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I started a quest to find terrific blues music and incredible musicianship when I was just a little kid. I also have a tremendous appreciation of fine musical instruments and equipment. One of my greatest joys all of my life was sharing my finds with my friends. I'm now publishing my journey. I hope that you come along!

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Monday, November 26, 2012

My Babe - Manda Mosher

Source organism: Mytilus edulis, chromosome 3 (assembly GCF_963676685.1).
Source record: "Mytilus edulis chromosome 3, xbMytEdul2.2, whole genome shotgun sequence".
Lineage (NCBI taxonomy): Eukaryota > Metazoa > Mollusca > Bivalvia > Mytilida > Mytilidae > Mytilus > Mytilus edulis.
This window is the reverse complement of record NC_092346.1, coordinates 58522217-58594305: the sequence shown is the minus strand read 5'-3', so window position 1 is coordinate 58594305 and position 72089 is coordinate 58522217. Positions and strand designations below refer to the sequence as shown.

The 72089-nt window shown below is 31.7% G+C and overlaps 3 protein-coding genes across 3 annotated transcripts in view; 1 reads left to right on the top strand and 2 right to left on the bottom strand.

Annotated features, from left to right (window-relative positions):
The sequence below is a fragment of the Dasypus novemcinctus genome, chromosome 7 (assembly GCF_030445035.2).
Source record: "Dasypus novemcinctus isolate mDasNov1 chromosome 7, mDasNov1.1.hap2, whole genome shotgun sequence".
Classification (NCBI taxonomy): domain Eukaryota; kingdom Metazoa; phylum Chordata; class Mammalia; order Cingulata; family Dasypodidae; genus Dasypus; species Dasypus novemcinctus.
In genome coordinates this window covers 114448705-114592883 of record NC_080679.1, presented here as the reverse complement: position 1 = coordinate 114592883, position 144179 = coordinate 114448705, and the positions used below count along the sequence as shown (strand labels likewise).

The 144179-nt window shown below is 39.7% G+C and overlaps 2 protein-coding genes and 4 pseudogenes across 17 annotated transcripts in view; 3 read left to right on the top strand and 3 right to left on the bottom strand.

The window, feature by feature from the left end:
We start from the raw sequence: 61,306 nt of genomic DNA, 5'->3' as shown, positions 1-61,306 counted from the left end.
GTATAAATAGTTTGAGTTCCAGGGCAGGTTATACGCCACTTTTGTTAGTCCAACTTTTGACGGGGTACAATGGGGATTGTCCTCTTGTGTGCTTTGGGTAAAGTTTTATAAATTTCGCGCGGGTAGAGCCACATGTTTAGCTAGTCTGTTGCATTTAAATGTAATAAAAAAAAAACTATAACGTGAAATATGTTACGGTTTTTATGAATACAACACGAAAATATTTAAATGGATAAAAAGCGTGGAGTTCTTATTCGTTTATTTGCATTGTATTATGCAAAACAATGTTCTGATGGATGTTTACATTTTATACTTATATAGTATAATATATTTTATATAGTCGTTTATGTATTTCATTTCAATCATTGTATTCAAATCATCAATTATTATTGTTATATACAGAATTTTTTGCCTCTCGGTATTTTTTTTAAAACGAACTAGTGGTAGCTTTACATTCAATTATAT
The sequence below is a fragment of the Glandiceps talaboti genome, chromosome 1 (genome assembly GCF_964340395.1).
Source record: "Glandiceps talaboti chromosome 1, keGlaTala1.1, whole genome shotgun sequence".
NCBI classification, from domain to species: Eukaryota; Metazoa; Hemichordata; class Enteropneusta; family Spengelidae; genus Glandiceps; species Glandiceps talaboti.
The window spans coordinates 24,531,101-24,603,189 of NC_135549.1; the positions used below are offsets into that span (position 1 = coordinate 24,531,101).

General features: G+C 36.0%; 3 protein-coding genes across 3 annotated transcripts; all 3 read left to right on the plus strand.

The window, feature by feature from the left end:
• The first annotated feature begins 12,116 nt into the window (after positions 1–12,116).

Not many can claim they are a sixth generation Californian, let alone Angeleno. Manda Mosher can. Still what does that mean? It’s not as easily defined as saying you are a sixth generation New Yorker, or Bostonian for that matter. Manda’s first ancestor to settle in the region came to Downtown Los Angeles in the 1800’s from Delhi, New York after the Civil War; additional family followed establishing a chicken farm in the Valley in 1911. Manda Mosher grew up in the town of La Crescenta, just outside of Los Angeles. A sleepy and secluded community located at the foot of the mountains just North of Pasadena. Close enough to the city of angels that Manda was well versed in the Hollywood music scene, but just far enough away that she could peek over the fence and gaze upon it from a safe distance. The title track of Manda’s last EP release “City of Clowns” was written about her relationship with Los Angeles, which she describes as a love/hate sort of affair, as depicted in the song. Although the lyrics can relate to any city to some degree, Manda admits she has often thought of leaving Los Angeles, but it is her family that has continued to keep her here. “I’ve always felt sadness for this town. I’ve watched all these people come and go, taking what they can, getting famous, getting rich, with little regard for the community and the people that call it home. On the other hand the opportunities are endless here.” Manda grew up in a musical household, picking up her grandfather’s Gibson ukulele at the age of five. Her father played flamenco guitar and her mother sang, so music was an integral part of her daily family life. Learning her father’s flamenco tunes from memory, she quickly developed her ear and interest in music. Intently studying her parent’s musical library, Manda spent many an afternoon lying on the floor reading Neil Young liner notes with her ear to the stereo speakers listening to the likes of Bob Dylan, The Doors, The Beatles and Leo Kottke. Writing and singing would prove to be a more natural form of communication than talking for Manda. Often feeling tongue-tied, “I found I would leave encounters thinking ‘I wish I would have said…’ and this would give me the impetus to sit down and compile my thoughts along with images and poetry and set it to song. This was and still is my most powerful form of communication,” Manda explains. After high school, Manda sought to leave the distractions she found in Los Angeles behind to find a serious place for her to study music. Seeking out like-minded musicians to play with, she enrolled in Boston’s Berklee School of Music. There she would hone her talents playing guitar and piano, learning theory and reading and writing music. Manda returned to Los Angeles after graduation, the pull of her family and the city brought her home. However she soon learned that touring could also provide a good escape from Los Angeles when she needed. ‘The best part of touring is getting out to realize how big the world is while making new connections with people you may never have met otherwise. Being on the road naturally puts miles between you and everything at home, bringing with it a new freedom that allows you to break your everyday routine and just live in the moment.” Manda’s EP City of Clowns is the follow up to her critically acclaimed debut album on Red Parlor Records, Everything You Need of which All Access Magazine remarked, “This hurricane blows you away with her mighty skills on harmonica, her magnificently haunting alto and inspired songwriting.” Along with the original title song, “The Only One” is a straight up love song that reflects that desire to be the only true love in your partner’s life. “State Trooper” is a Bruce Springsteen song from the Nebraska album that Manda expresses she has “always felt a connection to lyrically and the melodic sense of isolation and running from imminent capture.” After playing the song live, Manda decided to record it for the EP on which she wanted to take a more stripped down authentic approach to recording and production. She aimed to reproduce what the band sounds like playing live, without the slick bells and whistles, again attempting to leave Hollywood behind. Searching for that sense of community, that realness that is often elusive in Los Angeles, Manda found it in her label Red Parlor Records whom she signed with in September 2008. It was through her profound love of Chris Whitley’s music that Manda would discover Red Parlor Records, as they were the label to release Chris’ last album Reiter In. Manda organically found a business partner in Red Parlor’s Steven Goff who then led her to meet her manager Gregg Bell. “Having a team on board has been so inspirational to me, to not feel like I am going through this alone all the time,” Manda explains. Last year with the release of her first album on the label Everything You Need, Manda performed on the Late, Late Show with Craig Ferguson and opened for and sang with Jackson Browne. “These were childhood dreams come true for me.” In spite of her complicated liaison with Los Angeles, the city has long laid claim to Manda and her talent. She has received multiple Los Angeles Music Awards including “Female Singer-Songwriter of the Year” and “National Touring Artist Of The Year”, has garnered airplay on KCRW and NPR/AAA/Americana stations across the country, and worked for the GRAMMY organization for several years. If you support live Blues acts, up and coming Blues talents and want to learn more about Blues news and Fathers of the Blues, ”LIKE” ---Bman’s Blues Report--- Facebook Page! I’m looking for great talent and trying to grow the audience for your favorite band!